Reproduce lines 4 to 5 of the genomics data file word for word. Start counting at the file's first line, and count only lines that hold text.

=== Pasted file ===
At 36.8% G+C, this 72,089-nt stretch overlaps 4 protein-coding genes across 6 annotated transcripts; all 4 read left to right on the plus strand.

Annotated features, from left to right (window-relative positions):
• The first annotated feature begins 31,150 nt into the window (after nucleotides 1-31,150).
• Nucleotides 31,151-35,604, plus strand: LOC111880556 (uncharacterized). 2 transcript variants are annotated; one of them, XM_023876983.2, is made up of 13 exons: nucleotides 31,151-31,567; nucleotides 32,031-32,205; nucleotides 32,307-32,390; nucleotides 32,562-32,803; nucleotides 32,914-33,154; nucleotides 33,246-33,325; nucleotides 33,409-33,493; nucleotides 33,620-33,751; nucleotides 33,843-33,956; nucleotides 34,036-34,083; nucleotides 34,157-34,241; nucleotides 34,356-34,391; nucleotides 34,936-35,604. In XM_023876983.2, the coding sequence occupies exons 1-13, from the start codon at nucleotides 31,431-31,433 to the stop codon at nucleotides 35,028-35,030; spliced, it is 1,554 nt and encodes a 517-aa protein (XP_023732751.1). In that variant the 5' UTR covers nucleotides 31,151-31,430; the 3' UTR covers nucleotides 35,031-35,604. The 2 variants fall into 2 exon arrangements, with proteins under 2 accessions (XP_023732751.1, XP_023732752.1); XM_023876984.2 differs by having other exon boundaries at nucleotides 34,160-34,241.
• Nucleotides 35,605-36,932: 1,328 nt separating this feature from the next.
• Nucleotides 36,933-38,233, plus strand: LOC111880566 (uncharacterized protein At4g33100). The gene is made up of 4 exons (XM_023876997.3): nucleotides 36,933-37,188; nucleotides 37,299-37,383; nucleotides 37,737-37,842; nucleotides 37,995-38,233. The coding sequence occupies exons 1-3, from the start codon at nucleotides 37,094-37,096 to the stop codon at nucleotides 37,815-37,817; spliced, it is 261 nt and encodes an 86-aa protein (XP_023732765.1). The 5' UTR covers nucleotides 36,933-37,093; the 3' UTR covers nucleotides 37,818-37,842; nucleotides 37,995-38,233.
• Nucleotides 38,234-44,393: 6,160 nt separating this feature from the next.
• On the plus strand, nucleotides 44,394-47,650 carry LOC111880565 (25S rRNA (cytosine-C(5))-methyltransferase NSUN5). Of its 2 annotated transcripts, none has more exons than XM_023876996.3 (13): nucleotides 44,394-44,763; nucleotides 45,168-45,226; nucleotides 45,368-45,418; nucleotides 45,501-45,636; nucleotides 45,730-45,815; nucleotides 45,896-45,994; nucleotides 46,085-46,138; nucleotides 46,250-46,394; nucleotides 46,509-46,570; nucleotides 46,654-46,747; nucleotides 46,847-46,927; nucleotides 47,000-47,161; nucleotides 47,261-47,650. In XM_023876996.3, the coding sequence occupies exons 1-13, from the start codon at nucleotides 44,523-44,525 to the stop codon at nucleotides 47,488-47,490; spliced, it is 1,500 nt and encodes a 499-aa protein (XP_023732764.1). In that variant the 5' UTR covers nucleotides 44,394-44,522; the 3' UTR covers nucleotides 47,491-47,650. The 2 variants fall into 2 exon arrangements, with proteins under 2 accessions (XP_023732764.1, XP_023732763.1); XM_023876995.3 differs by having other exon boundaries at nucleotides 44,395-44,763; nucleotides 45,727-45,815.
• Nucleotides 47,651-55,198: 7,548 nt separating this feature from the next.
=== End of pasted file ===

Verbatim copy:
• Nucleotides 31,151-35,604, plus strand: LOC111880556 (uncharacterized). 2 transcript variants are annotated; one of them, XM_023876983.2, is made up of 13 exons: nucleotides 31,151-31,567; nucleotides 32,031-32,205; nucleotides 32,307-32,390; nucleotides 32,562-32,803; nucleotides 32,914-33,154; nucleotides 33,246-33,325; nucleotides 33,409-33,493; nucleotides 33,620-33,751; nucleotides 33,843-33,956; nucleotides 34,036-34,083; nucleotides 34,157-34,241; nucleotides 34,356-34,391; nucleotides 34,936-35,604. In XM_023876983.2, the coding sequence occupies exons 1-13, from the start codon at nucleotides 31,431-31,433 to the stop codon at nucleotides 35,028-35,030; spliced, it is 1,554 nt and encodes a 517-aa protein (XP_023732751.1). In that variant the 5' UTR covers nucleotides 31,151-31,430; the 3' UTR covers nucleotides 35,031-35,604. The 2 variants fall into 2 exon arrangements, with proteins under 2 accessions (XP_023732751.1, XP_023732752.1); XM_023876984.2 differs by having other exon boundaries at nucleotides 34,160-34,241.
• Nucleotides 35,605-36,932: 1,328 nt separating this feature from the next.